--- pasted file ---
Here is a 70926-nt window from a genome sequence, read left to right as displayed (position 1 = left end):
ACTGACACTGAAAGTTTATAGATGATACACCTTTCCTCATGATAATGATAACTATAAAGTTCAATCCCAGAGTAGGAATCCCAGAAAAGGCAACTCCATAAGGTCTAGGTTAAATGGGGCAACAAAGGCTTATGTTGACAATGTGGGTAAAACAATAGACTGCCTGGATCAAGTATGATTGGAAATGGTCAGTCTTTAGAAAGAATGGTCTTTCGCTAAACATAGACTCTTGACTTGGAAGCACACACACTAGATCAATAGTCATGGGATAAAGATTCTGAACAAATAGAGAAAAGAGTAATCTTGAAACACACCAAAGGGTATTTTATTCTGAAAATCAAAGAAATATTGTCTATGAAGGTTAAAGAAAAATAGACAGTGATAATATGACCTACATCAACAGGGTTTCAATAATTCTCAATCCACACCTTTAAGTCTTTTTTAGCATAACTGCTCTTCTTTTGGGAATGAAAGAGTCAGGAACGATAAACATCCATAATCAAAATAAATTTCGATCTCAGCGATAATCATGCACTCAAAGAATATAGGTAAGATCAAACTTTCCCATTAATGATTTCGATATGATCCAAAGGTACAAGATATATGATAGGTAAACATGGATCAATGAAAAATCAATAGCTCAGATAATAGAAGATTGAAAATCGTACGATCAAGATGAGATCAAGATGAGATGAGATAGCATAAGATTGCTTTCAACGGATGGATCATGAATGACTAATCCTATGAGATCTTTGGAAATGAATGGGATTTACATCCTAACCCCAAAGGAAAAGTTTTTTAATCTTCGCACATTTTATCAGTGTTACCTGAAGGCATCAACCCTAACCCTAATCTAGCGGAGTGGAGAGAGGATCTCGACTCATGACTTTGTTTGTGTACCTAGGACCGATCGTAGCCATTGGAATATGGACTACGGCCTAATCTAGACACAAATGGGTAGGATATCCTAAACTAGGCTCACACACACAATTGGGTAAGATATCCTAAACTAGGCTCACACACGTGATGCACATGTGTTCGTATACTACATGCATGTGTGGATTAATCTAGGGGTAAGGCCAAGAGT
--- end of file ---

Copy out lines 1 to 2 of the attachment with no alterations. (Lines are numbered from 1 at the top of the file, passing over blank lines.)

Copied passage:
Here is a 70926-nt window from a genome sequence, read left to right as displayed (position 1 = left end):
ACTGACACTGAAAGTTTATAGATGATACACCTTTCCTCATGATAATGATAACTATAAAGTTCAATCCCAGAGTAGGAATCCCAGAAAAGGCAACTCCATAAGGTCTAGGTTAAATGGGGCAACAAAGGCTTATGTTGACAATGTGGGTAAAACAATAGACTGCCTGGATCAAGTATGATTGGAAATGGTCAGTCTTTAGAAAGAATGGTCTTTCGCTAAACATAGACTCTTGACTTGGAAGCACACACACTAGATCAATAGTCATGGGATAAAGATTCTGAACAAATAGAGAAAAGAGTAATCTTGAAACACACCAAAGGGTATTTTATTCTGAAAATCAAAGAAATATTGTCTATGAAGGTTAAAGAAAAATAGACAGTGATAATATGACCTACATCAACAGGGTTTCAATAATTCTCAATCCACACCTTTAAGTCTTTTTTAGCATAACTGCTCTTCTTTTGGGAATGAAAGAGTCAGGAACGATAAACATCCATAATCAAAATAAATTTCGATCTCAGCGATAATCATGCACTCAAAGAATATAGGTAAGATCAAACTTTCCCATTAATGATTTCGATATGATCCAAAGGTACAAGATATATGATAGGTAAACATGGATCAATGAAAAATCAATAGCTCAGATAATAGAAGATTGAAAATCGTACGATCAAGATGAGATCAAGATGAGATGAGATAGCATAAGATTGCTTTCAACGGATGGATCATGAATGACTAATCCTATGAGATCTTTGGAAATGAATGGGATTTACATCCTAACCCCAAAGGAAAAGTTTTTTAATCTTCGCACATTTTATCAGTGTTACCTGAAGGCATCAACCCTAACCCTAATCTAGCGGAGTGGAGAGAGGATCTCGACTCATGACTTTGTTTGTGTACCTAGGACCGATCGTAGCCATTGGAATATGGACTACGGCCTAATCTAGACACAAATGGGTAGGATATCCTAAACTAGGCTCACACACACAATTGGGTAAGATATCCTAAACTAGGCTCACACACGTGATGCACATGTGTTCGTATACTACATGCATGTGTGGATTAATCTAGGGGTAAGGCCAAGAGT